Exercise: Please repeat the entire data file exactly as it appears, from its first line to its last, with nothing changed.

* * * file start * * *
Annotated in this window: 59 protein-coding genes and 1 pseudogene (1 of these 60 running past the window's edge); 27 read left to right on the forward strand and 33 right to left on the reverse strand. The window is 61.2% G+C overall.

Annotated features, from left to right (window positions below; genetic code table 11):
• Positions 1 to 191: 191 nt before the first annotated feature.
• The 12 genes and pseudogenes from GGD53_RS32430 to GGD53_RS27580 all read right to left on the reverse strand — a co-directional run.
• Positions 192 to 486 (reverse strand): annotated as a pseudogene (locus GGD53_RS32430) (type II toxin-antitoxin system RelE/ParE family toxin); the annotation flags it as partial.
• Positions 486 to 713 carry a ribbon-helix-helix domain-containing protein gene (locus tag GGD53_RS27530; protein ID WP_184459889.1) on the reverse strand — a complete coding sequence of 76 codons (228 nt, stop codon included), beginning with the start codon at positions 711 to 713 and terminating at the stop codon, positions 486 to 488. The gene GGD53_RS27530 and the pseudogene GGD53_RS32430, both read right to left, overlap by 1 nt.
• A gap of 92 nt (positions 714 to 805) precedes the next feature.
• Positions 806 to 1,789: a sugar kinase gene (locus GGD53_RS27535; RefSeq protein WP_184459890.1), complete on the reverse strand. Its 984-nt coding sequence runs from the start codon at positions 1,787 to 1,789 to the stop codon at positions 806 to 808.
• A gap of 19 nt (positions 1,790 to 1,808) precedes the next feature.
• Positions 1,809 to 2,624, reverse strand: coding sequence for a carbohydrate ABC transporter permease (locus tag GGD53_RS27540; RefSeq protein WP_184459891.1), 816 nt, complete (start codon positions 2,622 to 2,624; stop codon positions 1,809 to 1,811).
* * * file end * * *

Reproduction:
Annotated in this window: 59 protein-coding genes and 1 pseudogene (1 of these 60 running past the window's edge); 27 read left to right on the forward strand and 33 right to left on the reverse strand. The window is 61.2% G+C overall.

Annotated features, from left to right (window positions below; genetic code table 11):
• Positions 1 to 191: 191 nt before the first annotated feature.
• The 12 genes and pseudogenes from GGD53_RS32430 to GGD53_RS27580 all read right to left on the reverse strand — a co-directional run.
• Positions 192 to 486 (reverse strand): annotated as a pseudogene (locus GGD53_RS32430) (type II toxin-antitoxin system RelE/ParE family toxin); the annotation flags it as partial.
• Positions 486 to 713 carry a ribbon-helix-helix domain-containing protein gene (locus tag GGD53_RS27530; protein ID WP_184459889.1) on the reverse strand — a complete coding sequence of 76 codons (228 nt, stop codon included), beginning with the start codon at positions 711 to 713 and terminating at the stop codon, positions 486 to 488. The gene GGD53_RS27530 and the pseudogene GGD53_RS32430, both read right to left, overlap by 1 nt.
• A gap of 92 nt (positions 714 to 805) precedes the next feature.
• Positions 806 to 1,789: a sugar kinase gene (locus GGD53_RS27535; RefSeq protein WP_184459890.1), complete on the reverse strand. Its 984-nt coding sequence runs from the start codon at positions 1,787 to 1,789 to the stop codon at positions 806 to 808.
• A gap of 19 nt (positions 1,790 to 1,808) precedes the next feature.
• Positions 1,809 to 2,624, reverse strand: coding sequence for a carbohydrate ABC transporter permease (locus tag GGD53_RS27540; RefSeq protein WP_184459891.1), 816 nt, complete (start codon positions 2,622 to 2,624; stop codon positions 1,809 to 1,811).